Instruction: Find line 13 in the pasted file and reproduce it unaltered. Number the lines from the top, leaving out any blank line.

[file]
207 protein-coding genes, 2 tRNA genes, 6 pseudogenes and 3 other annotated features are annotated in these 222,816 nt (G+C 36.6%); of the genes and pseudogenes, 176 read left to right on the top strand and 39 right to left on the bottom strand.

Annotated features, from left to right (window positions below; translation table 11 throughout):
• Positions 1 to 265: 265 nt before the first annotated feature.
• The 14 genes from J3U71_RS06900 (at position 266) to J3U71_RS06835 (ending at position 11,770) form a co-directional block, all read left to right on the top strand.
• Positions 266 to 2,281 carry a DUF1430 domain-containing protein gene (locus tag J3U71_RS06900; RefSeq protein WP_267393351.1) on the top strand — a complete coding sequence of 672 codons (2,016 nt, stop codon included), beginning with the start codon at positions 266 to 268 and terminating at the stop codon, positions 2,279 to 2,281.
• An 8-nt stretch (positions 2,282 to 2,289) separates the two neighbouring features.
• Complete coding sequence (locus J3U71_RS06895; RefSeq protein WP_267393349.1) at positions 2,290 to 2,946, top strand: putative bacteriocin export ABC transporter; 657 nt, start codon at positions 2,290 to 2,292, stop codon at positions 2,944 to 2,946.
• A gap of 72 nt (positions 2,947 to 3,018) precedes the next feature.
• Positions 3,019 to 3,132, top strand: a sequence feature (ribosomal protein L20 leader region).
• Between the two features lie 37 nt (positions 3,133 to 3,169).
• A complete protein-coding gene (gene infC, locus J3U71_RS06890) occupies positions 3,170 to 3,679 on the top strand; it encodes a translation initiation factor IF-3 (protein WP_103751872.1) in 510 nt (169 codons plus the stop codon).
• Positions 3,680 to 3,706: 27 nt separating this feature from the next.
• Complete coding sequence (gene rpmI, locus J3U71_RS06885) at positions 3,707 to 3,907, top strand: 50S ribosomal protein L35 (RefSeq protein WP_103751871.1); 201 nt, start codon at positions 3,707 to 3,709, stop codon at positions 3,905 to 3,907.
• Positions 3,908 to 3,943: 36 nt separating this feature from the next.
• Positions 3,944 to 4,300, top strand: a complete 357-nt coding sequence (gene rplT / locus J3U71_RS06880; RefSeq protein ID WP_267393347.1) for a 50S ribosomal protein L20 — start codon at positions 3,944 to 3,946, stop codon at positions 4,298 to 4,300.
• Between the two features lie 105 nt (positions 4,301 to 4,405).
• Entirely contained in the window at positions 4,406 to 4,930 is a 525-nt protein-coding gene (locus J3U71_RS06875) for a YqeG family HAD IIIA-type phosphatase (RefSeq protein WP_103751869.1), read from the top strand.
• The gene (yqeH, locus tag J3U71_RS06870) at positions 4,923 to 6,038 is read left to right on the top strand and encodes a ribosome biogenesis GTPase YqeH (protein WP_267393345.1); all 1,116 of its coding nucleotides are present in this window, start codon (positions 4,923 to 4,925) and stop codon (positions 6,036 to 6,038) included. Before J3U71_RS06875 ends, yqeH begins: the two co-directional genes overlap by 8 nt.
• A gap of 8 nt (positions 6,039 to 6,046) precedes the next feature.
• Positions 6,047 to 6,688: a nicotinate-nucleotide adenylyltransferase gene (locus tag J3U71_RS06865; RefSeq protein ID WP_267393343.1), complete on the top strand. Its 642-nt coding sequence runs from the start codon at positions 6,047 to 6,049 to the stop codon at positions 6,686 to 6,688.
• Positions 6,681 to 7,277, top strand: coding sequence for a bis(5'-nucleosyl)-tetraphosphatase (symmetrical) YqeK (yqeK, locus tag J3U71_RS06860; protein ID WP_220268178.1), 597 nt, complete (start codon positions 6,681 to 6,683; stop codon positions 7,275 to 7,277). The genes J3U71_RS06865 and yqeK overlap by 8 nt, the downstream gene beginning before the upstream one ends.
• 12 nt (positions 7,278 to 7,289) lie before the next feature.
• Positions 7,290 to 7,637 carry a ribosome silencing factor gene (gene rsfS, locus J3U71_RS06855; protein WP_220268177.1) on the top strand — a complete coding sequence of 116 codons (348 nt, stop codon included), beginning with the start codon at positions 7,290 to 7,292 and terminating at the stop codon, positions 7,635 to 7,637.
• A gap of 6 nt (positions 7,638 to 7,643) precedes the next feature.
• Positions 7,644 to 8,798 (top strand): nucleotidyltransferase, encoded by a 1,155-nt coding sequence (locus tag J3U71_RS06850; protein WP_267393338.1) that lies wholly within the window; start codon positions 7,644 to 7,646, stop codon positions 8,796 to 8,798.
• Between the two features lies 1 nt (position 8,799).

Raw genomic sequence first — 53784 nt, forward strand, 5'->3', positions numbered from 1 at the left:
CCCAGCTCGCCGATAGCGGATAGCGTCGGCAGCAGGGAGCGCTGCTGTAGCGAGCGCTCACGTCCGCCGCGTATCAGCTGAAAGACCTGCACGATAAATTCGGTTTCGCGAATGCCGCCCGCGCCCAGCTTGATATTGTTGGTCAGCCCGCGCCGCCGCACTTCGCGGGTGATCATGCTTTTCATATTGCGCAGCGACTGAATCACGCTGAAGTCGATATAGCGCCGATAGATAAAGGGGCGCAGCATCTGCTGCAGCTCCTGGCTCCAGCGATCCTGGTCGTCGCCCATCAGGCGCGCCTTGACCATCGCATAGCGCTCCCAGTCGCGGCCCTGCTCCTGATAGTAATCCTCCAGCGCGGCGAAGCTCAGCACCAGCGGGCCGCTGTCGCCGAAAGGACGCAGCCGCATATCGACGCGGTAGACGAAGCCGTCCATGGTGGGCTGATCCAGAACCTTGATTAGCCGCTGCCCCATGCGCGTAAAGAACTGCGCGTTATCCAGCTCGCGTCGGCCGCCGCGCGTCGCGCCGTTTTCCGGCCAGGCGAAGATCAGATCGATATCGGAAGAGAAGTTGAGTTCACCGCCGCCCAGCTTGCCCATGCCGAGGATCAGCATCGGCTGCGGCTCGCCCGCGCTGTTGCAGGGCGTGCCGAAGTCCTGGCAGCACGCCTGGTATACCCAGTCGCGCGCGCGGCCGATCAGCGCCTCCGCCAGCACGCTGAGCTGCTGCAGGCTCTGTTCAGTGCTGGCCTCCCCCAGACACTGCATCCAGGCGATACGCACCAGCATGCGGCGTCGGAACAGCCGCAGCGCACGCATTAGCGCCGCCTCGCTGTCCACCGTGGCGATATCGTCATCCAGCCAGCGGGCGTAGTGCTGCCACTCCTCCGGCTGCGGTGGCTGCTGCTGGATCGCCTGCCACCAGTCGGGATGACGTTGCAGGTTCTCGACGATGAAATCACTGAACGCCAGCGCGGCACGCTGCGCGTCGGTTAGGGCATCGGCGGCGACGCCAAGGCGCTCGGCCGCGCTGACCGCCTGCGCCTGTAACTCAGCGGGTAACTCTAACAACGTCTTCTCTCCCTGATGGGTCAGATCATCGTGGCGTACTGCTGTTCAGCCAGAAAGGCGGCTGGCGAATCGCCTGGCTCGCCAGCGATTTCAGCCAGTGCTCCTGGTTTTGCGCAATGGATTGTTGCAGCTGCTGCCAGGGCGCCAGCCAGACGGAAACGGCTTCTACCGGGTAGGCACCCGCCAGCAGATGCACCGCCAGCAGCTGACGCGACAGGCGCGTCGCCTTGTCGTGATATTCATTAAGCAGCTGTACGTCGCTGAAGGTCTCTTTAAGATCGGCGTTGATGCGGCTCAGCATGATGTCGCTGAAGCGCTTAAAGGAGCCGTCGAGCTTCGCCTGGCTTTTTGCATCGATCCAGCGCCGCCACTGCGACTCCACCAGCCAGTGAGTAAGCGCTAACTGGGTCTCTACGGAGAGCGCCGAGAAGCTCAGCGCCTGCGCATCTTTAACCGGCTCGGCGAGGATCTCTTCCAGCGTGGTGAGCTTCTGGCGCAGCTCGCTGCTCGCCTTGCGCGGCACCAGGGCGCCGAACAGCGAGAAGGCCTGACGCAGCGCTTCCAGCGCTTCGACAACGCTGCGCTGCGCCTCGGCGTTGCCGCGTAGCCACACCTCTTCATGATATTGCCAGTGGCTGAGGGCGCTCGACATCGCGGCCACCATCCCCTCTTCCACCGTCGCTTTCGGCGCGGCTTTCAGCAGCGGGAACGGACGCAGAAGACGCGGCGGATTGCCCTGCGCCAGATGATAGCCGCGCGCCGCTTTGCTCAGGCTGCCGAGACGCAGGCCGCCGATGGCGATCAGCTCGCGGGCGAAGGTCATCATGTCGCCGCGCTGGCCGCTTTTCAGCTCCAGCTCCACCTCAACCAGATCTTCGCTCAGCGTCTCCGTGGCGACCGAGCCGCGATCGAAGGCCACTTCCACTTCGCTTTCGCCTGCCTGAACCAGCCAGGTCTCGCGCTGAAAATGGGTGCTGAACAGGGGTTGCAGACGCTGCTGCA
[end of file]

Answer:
• Complete coding sequence (gene rpmI, locus J3U71_RS06885) at positions 3,707 to 3,907, top strand: 50S ribosomal protein L35 (RefSeq protein WP_103751871.1); 201 nt, start codon at positions 3,707 to 3,709, stop codon at positions 3,905 to 3,907.